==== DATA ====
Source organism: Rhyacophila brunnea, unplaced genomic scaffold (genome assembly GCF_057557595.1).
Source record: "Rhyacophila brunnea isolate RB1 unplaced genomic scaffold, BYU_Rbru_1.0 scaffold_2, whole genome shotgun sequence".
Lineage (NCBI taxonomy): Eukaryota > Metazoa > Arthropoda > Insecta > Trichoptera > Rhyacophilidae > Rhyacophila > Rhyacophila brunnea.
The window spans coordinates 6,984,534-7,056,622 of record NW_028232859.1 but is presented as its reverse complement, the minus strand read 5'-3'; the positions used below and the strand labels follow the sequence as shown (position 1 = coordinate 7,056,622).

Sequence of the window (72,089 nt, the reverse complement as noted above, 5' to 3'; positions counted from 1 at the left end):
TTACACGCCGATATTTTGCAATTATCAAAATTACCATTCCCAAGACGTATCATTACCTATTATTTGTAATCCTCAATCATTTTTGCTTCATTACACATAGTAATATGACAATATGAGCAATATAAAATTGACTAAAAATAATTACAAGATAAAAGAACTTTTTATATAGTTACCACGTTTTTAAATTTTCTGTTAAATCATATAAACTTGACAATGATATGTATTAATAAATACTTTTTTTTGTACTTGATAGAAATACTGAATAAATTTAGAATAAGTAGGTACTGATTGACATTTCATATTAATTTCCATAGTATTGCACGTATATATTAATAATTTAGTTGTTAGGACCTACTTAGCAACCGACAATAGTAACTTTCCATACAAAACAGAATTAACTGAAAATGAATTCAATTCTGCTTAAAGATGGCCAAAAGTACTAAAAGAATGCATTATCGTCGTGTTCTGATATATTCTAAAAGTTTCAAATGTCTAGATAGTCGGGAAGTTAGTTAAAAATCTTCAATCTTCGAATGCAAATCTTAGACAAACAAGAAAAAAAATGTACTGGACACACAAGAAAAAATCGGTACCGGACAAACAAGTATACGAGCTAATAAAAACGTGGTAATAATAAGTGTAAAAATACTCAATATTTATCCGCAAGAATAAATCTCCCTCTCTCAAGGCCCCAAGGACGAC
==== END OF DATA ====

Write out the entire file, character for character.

Source organism: Rhyacophila brunnea, unplaced genomic scaffold (genome assembly GCF_057557595.1).
Source record: "Rhyacophila brunnea isolate RB1 unplaced genomic scaffold, BYU_Rbru_1.0 scaffold_2, whole genome shotgun sequence".
Lineage (NCBI taxonomy): Eukaryota > Metazoa > Arthropoda > Insecta > Trichoptera > Rhyacophilidae > Rhyacophila > Rhyacophila brunnea.
The window spans coordinates 6,984,534-7,056,622 of record NW_028232859.1 but is presented as its reverse complement, the minus strand read 5'-3'; the positions used below and the strand labels follow the sequence as shown (position 1 = coordinate 7,056,622).

Sequence of the window (72,089 nt, the reverse complement as noted above, 5' to 3'; positions counted from 1 at the left end):
TTACACGCCGATATTTTGCAATTATCAAAATTACCATTCCCAAGACGTATCATTACCTATTATTTGTAATCCTCAATCATTTTTGCTTCATTACACATAGTAATATGACAATATGAGCAATATAAAATTGACTAAAAATAATTACAAGATAAAAGAACTTTTTATATAGTTACCACGTTTTTAAATTTTCTGTTAAATCATATAAACTTGACAATGATATGTATTAATAAATACTTTTTTTTGTACTTGATAGAAATACTGAATAAATTTAGAATAAGTAGGTACTGATTGACATTTCATATTAATTTCCATAGTATTGCACGTATATATTAATAATTTAGTTGTTAGGACCTACTTAGCAACCGACAATAGTAACTTTCCATACAAAACAGAATTAACTGAAAATGAATTCAATTCTGCTTAAAGATGGCCAAAAGTACTAAAAGAATGCATTATCGTCGTGTTCTGATATATTCTAAAAGTTTCAAATGTCTAGATAGTCGGGAAGTTAGTTAAAAATCTTCAATCTTCGAATGCAAATCTTAGACAAACAAGAAAAAAAATGTACTGGACACACAAGAAAAAATCGGTACCGGACAAACAAGTATACGAGCTAATAAAAACGTGGTAATAATAAGTGTAAAAATACTCAATATTTATCCGCAAGAATAAATCTCCCTCTCTCAAGGCCCCAAGGACGAC